Hulu’s ‘Helstrom Is A Promising Start That Could Do With More Imagination – Review
The following review is based on the first five episodes of Helstrom that Hulu provided us. As there is much more that needs to unfold in the show, this review will largely cover how well the show does in setting up its story and characters.
If you take a look at the current comic book adaptation landscape, certain trends will emerge. The most prescient trend that can be attributed to the likes of Fox’s X-Men and Christopher Nolan’s Batman movies is this unwavering allegiance to realism. Grounding the grandeur and sometimes flamboyant nature of comic book narratives into a recognizable reality. Sometimes it works, sometimes it doesn’t. Helstrom falls somewhere in the middle.
Marvel and Hulu’s Helstrom follows the Helstrom siblings (dropping the other “L” in Hell is a choice), the children of, well, a very strong demonic being that is not entirely Satan but seems to be exactly that in practice. Daimon Helstrom (Tom Austen), known as the Son of Satan in the comics, is an ethics professor who is an off-the-record exorcist on his off-hours. His sister Satana (Sydney Lemmon), shortened to Ana in the series, is an antiquities seller who delves into her dark side by exacting revenge on horrible people in her spare time. The pair have supernatural powers that can only be derived from a dark entity – their father. Meanwhile, their cursed mother Victoria (Elizabeth Marvel) is held at a psychiatric institution with a demon (called Mother) playing house in her body.
There is no shortage of TV and movies that tackle themes such as possession, demons, hell and other narratives that depict these ideas of good versus evil through the Christian lens. There is also no shortage of shows that have characters directly engage with demonic beings who have grand plans of some sort and their efforts to put a stop to it. The CW’s Supernatural is a long-lasting example of such a show. So, while watching Helstrom, there really isn’t anything in the narrative or in its presentation that suggests the series is based on comic books that cross over with the likes of Ghost Rider. Instead, much of the “on the nose” elements such as Ana’s name and the “abilities” are dulled down or scarcely used. The show’s dedication to realism is also reflected in how the story unfolds. It’s a slow burn that teases rather than shows.
Granted, not all comic books have bright colourful panels with heroes and villains alike in imaginative costumes. However, sometimes a visual flare or two can do the trick to give the story the kick it needs. In this series, our characters and settings are literally and figuratively shrouded in darkness. There is rarely a moment of reprieve from the relentless bleakness of the series and it doesn’t quite feel necessary.
Additionally, the characters are also just dreary, with the exception of Ana, whose sinister sense of humour provides levity at key moments. Austen and Lemmon do a good deal to carry the show, however, they and June Carryl’s Lousie Hastings, and Robert Wisdom’s Caretaker, all walk and talk as though they are exhausted.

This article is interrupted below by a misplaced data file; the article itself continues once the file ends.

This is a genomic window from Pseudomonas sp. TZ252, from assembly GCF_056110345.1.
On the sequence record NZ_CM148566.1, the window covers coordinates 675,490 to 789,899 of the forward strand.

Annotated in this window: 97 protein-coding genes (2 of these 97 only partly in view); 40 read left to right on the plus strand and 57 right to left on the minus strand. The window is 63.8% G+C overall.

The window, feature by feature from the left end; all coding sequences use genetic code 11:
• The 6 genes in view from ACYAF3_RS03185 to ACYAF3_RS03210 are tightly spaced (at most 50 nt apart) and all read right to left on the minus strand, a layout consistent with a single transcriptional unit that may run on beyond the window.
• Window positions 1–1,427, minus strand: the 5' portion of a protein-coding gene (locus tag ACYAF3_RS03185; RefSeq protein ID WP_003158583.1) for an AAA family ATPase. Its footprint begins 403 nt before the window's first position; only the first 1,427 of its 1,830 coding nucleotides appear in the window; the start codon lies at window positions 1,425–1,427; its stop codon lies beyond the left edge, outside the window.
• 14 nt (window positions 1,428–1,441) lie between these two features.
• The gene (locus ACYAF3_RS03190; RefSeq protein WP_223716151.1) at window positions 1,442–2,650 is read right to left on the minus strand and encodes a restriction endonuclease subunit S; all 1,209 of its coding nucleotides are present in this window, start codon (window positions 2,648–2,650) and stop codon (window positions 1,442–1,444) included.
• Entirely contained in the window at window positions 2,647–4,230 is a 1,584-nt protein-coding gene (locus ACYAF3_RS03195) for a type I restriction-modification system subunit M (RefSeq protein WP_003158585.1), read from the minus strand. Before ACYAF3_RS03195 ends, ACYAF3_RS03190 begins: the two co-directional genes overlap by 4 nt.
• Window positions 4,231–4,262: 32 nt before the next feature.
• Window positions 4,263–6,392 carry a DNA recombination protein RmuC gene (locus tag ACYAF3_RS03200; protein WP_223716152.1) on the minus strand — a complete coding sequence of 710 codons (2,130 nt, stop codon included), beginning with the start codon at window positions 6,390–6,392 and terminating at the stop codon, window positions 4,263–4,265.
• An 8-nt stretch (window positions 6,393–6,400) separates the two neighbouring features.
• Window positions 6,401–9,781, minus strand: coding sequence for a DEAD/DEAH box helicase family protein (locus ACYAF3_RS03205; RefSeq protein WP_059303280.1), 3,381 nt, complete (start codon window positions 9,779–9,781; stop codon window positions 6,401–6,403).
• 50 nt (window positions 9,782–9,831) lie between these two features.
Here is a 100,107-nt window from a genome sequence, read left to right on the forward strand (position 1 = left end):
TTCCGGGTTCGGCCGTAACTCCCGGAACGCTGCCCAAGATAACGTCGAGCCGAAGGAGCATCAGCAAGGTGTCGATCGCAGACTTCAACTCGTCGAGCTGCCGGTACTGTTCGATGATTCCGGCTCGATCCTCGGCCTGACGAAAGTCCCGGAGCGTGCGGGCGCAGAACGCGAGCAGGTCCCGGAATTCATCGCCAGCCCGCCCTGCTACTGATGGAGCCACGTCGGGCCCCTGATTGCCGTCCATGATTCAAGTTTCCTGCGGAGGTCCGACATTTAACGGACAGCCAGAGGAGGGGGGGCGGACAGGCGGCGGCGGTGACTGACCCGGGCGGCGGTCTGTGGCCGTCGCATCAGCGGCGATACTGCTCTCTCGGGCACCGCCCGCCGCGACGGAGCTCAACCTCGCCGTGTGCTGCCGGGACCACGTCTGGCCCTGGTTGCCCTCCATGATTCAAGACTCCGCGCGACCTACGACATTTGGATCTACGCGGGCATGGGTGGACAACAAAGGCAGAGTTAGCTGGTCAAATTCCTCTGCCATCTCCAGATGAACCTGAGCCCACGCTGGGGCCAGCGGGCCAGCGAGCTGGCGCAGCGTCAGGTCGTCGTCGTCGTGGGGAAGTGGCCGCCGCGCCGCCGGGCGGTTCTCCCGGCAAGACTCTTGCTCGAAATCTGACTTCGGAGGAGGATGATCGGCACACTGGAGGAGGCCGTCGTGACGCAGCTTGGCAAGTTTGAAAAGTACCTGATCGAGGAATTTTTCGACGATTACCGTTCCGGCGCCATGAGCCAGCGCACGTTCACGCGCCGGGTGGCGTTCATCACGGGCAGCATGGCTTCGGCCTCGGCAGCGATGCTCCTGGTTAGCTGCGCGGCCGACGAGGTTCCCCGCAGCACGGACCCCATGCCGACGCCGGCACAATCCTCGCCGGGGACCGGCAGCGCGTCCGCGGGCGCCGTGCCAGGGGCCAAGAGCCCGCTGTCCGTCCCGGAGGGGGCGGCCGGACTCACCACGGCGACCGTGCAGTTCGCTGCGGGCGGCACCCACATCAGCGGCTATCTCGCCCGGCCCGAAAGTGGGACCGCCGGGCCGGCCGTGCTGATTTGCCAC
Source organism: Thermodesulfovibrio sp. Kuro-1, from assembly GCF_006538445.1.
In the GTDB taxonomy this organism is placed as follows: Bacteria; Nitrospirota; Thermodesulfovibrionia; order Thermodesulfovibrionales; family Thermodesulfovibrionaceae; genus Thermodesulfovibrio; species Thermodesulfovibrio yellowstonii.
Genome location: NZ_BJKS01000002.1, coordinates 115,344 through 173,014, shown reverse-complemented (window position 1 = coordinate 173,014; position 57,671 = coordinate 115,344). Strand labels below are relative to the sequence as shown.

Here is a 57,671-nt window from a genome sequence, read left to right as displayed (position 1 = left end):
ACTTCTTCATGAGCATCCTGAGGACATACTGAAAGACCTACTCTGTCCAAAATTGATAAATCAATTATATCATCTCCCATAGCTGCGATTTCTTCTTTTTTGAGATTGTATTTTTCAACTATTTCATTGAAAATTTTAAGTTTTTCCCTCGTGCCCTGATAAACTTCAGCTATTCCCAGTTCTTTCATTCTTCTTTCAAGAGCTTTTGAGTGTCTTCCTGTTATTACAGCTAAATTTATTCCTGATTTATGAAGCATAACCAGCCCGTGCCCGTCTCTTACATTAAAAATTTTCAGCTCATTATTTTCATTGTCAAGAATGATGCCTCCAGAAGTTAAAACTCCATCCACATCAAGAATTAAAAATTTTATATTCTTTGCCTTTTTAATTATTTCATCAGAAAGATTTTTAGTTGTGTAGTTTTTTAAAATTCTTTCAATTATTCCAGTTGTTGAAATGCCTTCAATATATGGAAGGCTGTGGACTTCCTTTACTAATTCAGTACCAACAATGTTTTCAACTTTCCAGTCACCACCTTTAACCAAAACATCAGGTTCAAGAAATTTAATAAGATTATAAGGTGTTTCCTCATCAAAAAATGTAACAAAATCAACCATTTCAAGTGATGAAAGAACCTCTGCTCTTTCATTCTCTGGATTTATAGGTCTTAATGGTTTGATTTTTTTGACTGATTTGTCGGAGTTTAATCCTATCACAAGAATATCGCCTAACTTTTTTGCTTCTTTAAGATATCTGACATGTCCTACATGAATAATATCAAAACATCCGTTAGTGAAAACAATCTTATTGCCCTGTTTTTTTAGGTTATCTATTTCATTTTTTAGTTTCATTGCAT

Ariana Guerra’s Gabriella Rosetti and Marvel’s Mother/Victoria are true scene stealers. Without saying too much about Victoria, all that one needs to know is that Marvel is here to deliver on the possession angle of the show. On the flipside, Gabriella is a young novitiate who is tasked by the Vatican to keep tabs on Daimon and Hasting’s operation and become Hasting’s eventual replacement at the institution. Gabriella has a warmth and sincerity in the show that counters the grim nature of the Helstrom’s circumstances. Guerra plays her with an inner strength that shines through Gabriella’s words, they are assured and comforting. With little in her corner, she proves to be the hero to watch out for.
It should be noted that the character is based on Gabriel, Devil-Hunter, a recurring exorcist in a number of Marvel comics. With this gender-bending, I fear that they have set the character up to be a love-interest for Daimon. However, perhaps the series writers will keep the relationship platonic. She is a promising character that can stand on her own and does not need to be stuck in a romance that never existed in the comics.
As for the leads themselves, while Austen’s eyebrows are a formidable presence, they seem to be the only thing of note. His performance is rather stilled, restrained, perhaps it can be attributed to the guarded nature of his character. In the latter half of the show, I’d expect an evolution to take place and perhaps more for Austen to really work with. His other half, Lemmon, has a rather striking look (a severe bob with sharp bangs that only she can pull off) that also carries much of the character. Ana is the more complicated character of the show, leaning into anti-hero territory with her skewed perspective of what is right and wrong. There is a severity to her that is intriguing that needs to be fully developed, however, Ana is a promising character.
Helstrom (for better or worse) is too entrenched in a recognizable reality. Yes, this is a series about the blurred lines between the human world and the demonic one, but still, the series is missing that fantastical and mystical edge it requires to differentiate itself from the likes of Fox’s The Exorcist or CBS’s Evil. The delight about comic books is that often the worlds and characters are derived from a colourful imagination and this is far too restrained to be anything more than another supernatural drama about demons versus humans.
The first five episodes are promising, laying the foundation of an interesting battle yet to take place between the siblings and their father. Hopefully, the final five episodes deliver on its promises.